How does Macbeth's poor decision making influence his doom?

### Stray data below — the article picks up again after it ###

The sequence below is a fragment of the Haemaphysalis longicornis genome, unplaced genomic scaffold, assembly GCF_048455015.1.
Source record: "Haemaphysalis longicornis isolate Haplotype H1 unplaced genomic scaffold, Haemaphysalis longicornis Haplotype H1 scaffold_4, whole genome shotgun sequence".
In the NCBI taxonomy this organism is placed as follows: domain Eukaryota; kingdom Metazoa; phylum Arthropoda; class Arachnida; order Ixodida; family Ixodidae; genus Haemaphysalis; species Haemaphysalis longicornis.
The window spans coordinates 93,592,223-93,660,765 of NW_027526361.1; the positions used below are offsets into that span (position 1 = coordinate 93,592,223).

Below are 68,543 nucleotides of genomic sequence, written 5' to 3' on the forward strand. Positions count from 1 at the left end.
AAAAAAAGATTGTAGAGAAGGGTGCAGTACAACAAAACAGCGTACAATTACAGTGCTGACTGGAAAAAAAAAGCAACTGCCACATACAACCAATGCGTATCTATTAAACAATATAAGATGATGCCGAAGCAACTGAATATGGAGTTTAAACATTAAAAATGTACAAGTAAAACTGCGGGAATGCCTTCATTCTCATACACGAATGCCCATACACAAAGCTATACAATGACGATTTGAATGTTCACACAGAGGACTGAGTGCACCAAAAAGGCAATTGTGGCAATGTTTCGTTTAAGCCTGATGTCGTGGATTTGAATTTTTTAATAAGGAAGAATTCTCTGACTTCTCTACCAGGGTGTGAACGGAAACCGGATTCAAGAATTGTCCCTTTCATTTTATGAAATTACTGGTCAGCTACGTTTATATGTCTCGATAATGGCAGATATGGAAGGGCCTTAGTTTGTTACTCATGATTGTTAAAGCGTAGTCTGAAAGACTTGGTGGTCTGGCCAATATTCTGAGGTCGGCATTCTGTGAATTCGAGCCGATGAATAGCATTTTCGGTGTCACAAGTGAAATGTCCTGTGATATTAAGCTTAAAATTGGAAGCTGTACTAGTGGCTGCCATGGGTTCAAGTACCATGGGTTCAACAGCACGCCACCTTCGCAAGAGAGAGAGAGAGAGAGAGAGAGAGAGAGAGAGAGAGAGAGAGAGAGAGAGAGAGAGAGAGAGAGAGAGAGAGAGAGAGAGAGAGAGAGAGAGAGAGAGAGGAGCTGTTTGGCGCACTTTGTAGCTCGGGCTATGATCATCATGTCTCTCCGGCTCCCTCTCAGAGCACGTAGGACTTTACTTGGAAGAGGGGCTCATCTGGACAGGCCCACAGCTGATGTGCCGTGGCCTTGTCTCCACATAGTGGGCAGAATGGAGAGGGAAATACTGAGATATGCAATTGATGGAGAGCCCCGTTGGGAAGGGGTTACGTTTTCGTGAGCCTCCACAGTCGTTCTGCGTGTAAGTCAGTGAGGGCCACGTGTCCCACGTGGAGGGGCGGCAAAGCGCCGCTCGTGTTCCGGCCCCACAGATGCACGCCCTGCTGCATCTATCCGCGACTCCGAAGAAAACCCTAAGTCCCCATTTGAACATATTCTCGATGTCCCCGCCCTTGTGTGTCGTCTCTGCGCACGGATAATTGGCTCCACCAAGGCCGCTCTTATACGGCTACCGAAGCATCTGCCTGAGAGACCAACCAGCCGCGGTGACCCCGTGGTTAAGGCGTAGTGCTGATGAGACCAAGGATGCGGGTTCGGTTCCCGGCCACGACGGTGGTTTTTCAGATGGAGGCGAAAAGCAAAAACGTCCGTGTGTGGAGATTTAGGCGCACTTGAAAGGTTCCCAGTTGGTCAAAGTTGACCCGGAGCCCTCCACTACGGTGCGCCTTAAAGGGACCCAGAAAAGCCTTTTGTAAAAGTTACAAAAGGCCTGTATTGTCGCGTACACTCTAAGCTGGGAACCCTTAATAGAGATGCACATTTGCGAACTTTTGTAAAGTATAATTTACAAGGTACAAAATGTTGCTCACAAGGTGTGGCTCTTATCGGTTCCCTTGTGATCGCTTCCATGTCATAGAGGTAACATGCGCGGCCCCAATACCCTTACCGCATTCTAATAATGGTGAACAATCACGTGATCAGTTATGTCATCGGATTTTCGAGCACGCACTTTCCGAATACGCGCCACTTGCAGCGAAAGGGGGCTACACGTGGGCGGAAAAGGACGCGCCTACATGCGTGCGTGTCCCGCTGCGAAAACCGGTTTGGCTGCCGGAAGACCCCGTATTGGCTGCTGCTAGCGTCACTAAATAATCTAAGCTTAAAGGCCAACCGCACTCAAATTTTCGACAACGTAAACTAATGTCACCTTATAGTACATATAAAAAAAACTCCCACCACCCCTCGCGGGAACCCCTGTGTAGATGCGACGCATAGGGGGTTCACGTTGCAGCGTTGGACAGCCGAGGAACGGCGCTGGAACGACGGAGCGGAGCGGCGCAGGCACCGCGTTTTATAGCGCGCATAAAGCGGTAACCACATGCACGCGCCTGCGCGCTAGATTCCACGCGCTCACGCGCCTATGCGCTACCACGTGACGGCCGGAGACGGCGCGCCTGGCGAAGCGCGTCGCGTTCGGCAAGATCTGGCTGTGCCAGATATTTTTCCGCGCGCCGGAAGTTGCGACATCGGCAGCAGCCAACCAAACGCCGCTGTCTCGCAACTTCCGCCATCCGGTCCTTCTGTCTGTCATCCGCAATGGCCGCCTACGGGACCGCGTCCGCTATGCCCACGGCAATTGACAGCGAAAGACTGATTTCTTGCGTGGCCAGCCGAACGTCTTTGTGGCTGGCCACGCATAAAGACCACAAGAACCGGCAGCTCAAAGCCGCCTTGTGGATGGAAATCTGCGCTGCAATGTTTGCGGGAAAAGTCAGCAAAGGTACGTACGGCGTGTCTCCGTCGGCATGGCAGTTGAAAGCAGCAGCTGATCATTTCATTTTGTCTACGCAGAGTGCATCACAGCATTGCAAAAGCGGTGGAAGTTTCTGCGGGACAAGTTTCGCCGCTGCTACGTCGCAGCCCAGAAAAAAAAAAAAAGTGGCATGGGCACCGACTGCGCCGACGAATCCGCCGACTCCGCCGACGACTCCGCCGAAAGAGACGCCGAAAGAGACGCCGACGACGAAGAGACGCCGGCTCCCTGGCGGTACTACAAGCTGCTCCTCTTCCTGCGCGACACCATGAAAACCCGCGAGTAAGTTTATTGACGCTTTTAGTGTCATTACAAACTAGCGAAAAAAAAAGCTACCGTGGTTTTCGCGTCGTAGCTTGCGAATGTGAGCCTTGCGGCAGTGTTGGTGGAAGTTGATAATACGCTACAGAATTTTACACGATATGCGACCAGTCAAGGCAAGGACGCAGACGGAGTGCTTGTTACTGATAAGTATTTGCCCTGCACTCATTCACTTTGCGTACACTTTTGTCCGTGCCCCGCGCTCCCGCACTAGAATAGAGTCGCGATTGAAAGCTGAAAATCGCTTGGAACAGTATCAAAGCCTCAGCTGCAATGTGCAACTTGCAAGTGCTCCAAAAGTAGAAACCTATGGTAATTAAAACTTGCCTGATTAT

One of the most fascinating aspects of Macbeth is that, though Macbeth's future is presented as if fate were guiding it, there's also the suggestion that Macbeth's poor decisions influence and bring about his downfall. For instance, consider Macbeth's behavior after he gains the crown. Though it would appear that Macbeth is initially liked by most of his followers (or, at the very least, he's not disliked), Macbeth becomes increasingly paranoid and embarks on a murderous rampage to quell his fears, first killing Banquo, and then murdering Macduff's family. By doing so, Macbeth rightly earns a reputation as a tyrant, and his formerly loyal followers begin to plot revenge. By extension, we can see that Macbeth's paranoid and tyrannical behavior (his poor decision making, in other words) directly leads to the rebellion of his noblemen and his eventual demise. In that case, even if fate is at work in the play, it's also clear that Macbeth's poor decisions play a huge role in bringing about his downfall.